By the early decades of the 20th century, an all-weather road had been constructed between El Paso and Carlsbad, New Mexico. Commissioned in 1928 as U.S. Highway 62, the road brought a new generation of visitors to the area, particularly after the opening of nearby Carlsbad Caverns National Park in 1930. Decades before the creation of Guadalupe Mountains National Park, travelers by car and bus were already stopping at roadside rest stops to marvel at the sheer sides of El Capitan, take pictures, and write quick messages on the backs of postcards emblazoned with the mountain’s imposing face.  During this period, the land that included El Capitan was owned by James Adolphus Williams, whose Williams Ranch house is still extant on park land west of the mountain. After several economic setbacks, Williams sold the land in 1941 to Judge J.C. Hunter of Van Horn, Texas, a prosperous oilman and early conservationist whose Guadalupe Mountains Ranch eventually included 75,000 acres of land in the Guadalupes, including parts of McKittrick Canyon. An early advocate for establishing a park to protect the southern Guadalupes, Hunter campaigned for several years until his death in 1945. Inheriting his father’s desire to see the area protected, both for its scenic beauty and geological significance, Hunter's son, J.C. Hunter, Jr., worked with officials of the National Park Service to construct a deal that would enable the Park Service to purchase the land for use as a national park. Forced to run a tortuous gauntlet of state and federal legislators, park officials, and road engineers, as well as property owners and local ranchers, the Hunter donation, which included El Capitan and Guadalupe Peak, was finally deeded over to the Park Service in 1969. Three years later, Guadalupe Mountains National Park was officially opened, allowing public access to the area.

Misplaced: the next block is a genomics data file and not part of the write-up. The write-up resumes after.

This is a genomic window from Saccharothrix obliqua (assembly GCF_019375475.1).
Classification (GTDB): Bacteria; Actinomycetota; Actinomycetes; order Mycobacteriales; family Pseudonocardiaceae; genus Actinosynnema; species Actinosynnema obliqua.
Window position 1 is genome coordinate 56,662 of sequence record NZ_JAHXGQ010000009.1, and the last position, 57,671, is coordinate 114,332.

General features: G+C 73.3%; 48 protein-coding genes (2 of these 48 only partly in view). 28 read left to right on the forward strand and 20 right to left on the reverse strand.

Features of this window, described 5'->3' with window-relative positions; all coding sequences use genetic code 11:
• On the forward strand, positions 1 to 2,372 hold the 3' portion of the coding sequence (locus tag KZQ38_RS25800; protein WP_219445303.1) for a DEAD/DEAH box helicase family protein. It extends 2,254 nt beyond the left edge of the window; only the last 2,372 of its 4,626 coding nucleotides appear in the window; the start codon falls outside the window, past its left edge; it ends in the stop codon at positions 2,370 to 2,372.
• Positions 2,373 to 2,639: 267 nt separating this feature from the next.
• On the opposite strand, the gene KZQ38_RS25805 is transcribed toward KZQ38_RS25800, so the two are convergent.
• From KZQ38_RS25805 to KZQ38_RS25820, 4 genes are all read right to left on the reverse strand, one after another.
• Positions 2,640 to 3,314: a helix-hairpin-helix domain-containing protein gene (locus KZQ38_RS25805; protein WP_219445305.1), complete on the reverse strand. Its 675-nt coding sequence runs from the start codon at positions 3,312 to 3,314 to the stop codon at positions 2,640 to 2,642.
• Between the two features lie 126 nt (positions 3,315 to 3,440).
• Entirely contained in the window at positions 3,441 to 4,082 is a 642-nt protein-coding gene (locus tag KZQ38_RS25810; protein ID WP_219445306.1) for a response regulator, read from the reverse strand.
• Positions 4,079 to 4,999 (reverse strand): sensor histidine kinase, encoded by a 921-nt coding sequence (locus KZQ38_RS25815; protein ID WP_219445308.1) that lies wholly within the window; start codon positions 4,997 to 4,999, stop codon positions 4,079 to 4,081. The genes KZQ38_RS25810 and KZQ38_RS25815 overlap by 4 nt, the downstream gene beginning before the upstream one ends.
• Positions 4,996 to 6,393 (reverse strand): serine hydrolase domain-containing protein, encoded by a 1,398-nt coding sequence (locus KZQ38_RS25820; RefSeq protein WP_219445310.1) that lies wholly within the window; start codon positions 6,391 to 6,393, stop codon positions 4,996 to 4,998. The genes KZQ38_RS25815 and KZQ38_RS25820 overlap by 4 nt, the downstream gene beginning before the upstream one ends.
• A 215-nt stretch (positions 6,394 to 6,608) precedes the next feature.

As previously noted, El Capitan is located within the boundaries of Guadalupe Mountains National Park, a fee-area located on U.S. Highway 62/180 between Carlsbad and El Paso. The southern terminus of the Guadalupe range, El Capitan is guarded by cliffs on three sides, and those faces are rarely climbed due to the unstable condition of the rock and the sheer nature of the peak. While no trail to the summit has been developed, hikers can climb up to the top of El Capitan by first climbing to near the summit of Guadalupe Peak on the developed 4.5-mile Guadalupe Peak Trail, scrambling down to the south onto the Guadalupe Peak-El Capitan saddle, and then hiking up the back of El Capitan to the summit.